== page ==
Soundtrack: Ramones — Road To Ruin


What is it? What does it have to do with ongoing super-hero comic book series? And does it, as it is commonly employed in said works, actually have anything to do with “good” comics writing?

Platitudinous disclaimer: My name is Dave. These are my opinions.

What does Mr. Webster say? To characterize = “To make distinct and recognizable by peculiar marks or traits; to make with distinctive features”. That sounds promising. So, “characterization” is a semiotic system. If, as a writer, you make sure that there is something distinctive about each unit within the set of characters you are responsible for, then you are taking care of your business on the “characterization” front. So, one guy stutters all the time, one woman has a lisp, another is a deaf-mute, and door number 4 talks like she swallowed a thesaurus. Congratulations. Your characters will not be confused for one another, even if, for some avant-garde reason, you ask the artist to make every panel a blacked-out square, and only the dialogue bubbles are visible. But does this necessarily mean that you have written a good issue of an ongoing super-hero series? I would argue that it does not. Sure, something like this can add to a good overall effort, and I will say that i prefer it to the average Golden Age or D.C.-Silver Age story (often written by Gardner Fox) where everyone’s dialogue and thoughts are inflected in exactly the same way (except for the birds that Hawkman is wont to converse with–they always say ::wheet:: before going on to more substantial matters. Now that’s “characterization”!!!)

Characterization–I’ll drop the platitudinous quotation marks now, as well as the platitudinous remarks about how all of this is just my opinion (I know most of you understand this without being reminded of it every few seconds…)–became the sin qua non of the “team” comics produced at Marvel in the sixties and seventies: there’s the put-upon leader, the wiseguy challenger to the throne (which is often congruent with the “alienated loner”), sometimes there is an aloof mentor, and maybe a culturally “other” fish-out-of-water, and there’s always, of course, the female protagonist, who really isn’t characterized, and (sadly) doesn’t have to be, because she is distinguished by her gender–in Spider-Man, at least, you get the “carefree” MJ vs. the more “repsonsible” Gwen; and in Englehart’s Avengers, you get the strength-worshipping Mantis vs. the alienated Scarlet Witch, because, once you get two women in the group, there has to be a way to tell them apart–you see “i hate humans” and you know it’s Wanda–you see “this one {followed by something about “her man”) and you know it’s Mantis, etc; you can tell who Agatha Harkness is by how old and frail she looks. Now, if Agatha and Aunt May ever came together under one roof, I suspect one of them would have to develop a speech impediment, or get very angry and resentful about something, because that’s a volatile situation, characterization-wise…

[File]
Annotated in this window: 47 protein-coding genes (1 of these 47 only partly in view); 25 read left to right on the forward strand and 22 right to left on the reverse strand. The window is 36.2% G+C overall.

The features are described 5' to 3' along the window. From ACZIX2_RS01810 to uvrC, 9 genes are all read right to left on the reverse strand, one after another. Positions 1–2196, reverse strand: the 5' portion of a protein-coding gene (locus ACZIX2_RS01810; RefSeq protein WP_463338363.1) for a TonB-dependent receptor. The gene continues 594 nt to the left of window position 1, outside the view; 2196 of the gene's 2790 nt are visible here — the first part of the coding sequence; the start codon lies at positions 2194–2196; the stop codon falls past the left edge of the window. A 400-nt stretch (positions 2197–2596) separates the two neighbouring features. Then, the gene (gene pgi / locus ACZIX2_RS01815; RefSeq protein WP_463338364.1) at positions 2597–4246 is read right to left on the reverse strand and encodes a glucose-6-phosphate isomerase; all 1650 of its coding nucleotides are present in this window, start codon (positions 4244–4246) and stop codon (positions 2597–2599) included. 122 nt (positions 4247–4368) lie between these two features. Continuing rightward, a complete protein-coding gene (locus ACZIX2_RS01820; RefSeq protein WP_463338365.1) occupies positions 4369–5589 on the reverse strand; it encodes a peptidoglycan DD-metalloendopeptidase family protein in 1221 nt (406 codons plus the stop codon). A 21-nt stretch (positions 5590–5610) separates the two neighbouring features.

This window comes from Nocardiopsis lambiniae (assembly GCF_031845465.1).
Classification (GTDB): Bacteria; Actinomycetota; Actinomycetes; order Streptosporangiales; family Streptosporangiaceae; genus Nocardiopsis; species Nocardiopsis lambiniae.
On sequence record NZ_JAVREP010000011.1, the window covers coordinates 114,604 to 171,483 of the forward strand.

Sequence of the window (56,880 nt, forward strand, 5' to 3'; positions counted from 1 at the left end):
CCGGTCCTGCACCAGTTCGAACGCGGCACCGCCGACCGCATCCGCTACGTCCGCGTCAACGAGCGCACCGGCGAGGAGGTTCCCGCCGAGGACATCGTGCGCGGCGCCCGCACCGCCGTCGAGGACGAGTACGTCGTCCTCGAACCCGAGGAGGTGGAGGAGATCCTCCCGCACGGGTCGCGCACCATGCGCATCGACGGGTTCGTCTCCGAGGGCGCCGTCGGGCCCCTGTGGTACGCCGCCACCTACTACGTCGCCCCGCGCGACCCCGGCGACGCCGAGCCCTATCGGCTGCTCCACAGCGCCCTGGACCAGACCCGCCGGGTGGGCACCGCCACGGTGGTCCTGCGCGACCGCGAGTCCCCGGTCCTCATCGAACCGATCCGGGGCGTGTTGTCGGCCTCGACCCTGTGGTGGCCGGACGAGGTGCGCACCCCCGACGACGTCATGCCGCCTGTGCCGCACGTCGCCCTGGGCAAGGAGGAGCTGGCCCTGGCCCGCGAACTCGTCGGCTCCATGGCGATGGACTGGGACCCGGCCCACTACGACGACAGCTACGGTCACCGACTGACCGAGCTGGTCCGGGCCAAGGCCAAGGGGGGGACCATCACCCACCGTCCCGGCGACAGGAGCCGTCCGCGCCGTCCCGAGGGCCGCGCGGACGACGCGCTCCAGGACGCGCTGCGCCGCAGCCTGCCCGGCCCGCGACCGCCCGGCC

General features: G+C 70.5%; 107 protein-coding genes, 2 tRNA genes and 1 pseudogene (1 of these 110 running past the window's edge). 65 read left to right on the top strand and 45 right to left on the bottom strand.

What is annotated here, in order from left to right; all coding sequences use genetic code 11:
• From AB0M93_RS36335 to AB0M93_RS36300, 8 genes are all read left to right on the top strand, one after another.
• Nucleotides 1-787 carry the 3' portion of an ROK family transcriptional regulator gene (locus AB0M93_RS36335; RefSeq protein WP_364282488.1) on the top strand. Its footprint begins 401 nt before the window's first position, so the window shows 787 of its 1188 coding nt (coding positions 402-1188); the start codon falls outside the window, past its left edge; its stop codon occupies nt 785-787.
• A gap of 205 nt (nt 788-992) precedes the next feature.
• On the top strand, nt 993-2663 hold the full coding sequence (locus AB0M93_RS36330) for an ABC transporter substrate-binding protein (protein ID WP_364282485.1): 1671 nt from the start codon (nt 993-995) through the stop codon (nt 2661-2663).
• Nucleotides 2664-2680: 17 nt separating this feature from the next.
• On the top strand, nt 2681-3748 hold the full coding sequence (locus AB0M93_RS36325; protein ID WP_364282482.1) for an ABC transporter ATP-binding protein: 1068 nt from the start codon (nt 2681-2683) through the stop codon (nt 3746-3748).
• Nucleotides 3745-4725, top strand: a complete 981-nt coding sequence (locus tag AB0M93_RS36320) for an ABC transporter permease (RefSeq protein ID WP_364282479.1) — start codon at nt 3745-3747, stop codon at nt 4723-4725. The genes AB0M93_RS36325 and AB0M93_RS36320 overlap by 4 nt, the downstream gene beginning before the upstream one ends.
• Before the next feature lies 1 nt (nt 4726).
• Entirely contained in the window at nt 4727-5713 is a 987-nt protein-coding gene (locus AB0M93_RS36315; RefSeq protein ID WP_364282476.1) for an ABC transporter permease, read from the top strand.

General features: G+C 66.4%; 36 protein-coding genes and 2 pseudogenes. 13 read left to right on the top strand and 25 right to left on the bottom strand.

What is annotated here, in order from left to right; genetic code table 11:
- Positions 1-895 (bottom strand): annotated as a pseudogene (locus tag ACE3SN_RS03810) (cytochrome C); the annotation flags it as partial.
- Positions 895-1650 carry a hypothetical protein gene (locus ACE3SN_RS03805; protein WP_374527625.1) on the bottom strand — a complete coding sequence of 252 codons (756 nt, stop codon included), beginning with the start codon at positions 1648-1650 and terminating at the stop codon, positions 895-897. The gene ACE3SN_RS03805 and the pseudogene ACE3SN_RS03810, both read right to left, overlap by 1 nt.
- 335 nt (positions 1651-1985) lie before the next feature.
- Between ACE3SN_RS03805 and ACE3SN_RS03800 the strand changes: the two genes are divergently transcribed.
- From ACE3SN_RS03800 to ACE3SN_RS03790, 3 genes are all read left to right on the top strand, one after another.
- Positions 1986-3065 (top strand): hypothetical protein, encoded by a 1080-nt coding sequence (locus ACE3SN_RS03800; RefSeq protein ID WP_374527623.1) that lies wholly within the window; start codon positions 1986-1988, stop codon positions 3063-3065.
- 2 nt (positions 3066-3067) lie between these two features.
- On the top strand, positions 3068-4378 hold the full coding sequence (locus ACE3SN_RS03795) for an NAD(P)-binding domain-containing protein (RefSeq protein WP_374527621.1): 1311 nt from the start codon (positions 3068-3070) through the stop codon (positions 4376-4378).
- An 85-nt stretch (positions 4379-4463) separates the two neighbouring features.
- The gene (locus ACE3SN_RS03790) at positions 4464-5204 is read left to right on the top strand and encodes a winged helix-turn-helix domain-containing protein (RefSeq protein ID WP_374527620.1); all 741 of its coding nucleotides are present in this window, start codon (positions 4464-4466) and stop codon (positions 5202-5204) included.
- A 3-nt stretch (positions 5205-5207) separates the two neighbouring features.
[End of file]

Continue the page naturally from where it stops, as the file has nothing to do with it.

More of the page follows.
Again, I say, this is the least you could ask of a comics writer, once Marvel changed people’s expectations of what ought to take place between the cover and the Norman Rockwell ad–at DC, in the mid-to-late sixties, Green Arrow gets uppity, and Hawkman gets tense, and they start to hate each other and you have characterization going boldly where it had not gone before. However, I maintain that this is not the most interesting thing that was going on in Marvel Comics during that time. And I will continue to argue that these kinds of semiotic character distinctions, concocted merely for their own sake, were–when unmoored from the philosophical/theological base that had grounded these characters’ adventures from the beginning–damaging to the aesthetic purity of the Marvel Universe as a whole, and a step toward the kinds of things that Mark Millar and Warren Ellis have been doing. This is why I say that when Captain America quits his job in a fit of pique over corruption in the U.S. government and starts running around in a Rainbow-Brite costume, it is far less interesting (to me) than when the U.S. government takes CA’s identity away from him, and he thinks seriously about what impact this will have on his position as the symbol of the “infinitude of the private man”. In one case, we have an angry, irrational “character” hell-bent on expressing his hurt, betrayed feelings, who, over the course of a few issues, has an affective conversion when he realizes that he’s the “only man for the job”; and in the latter case, we have an extremely rational protagonist who understands the precariousness of his existential situation and thinks his way, issue after issue (even in issues where he is not featured at all), through a series of conflicts (some of which are physical, but more of which are orchestrated by structural juxtapositions within the text)–with foes who are not merely characterized in a quirky fashion, but actually embody the kinds of radical choices that are open to self-possessed indivuals–toward restoring the necesary status quo

And lo, tomorrow, there shall finally come, Madcap–(whom I interpret as) Gruenwald’s indictment of Englehart’s wildly volatile, affectively-driven version of Captain America.

Good night friends!


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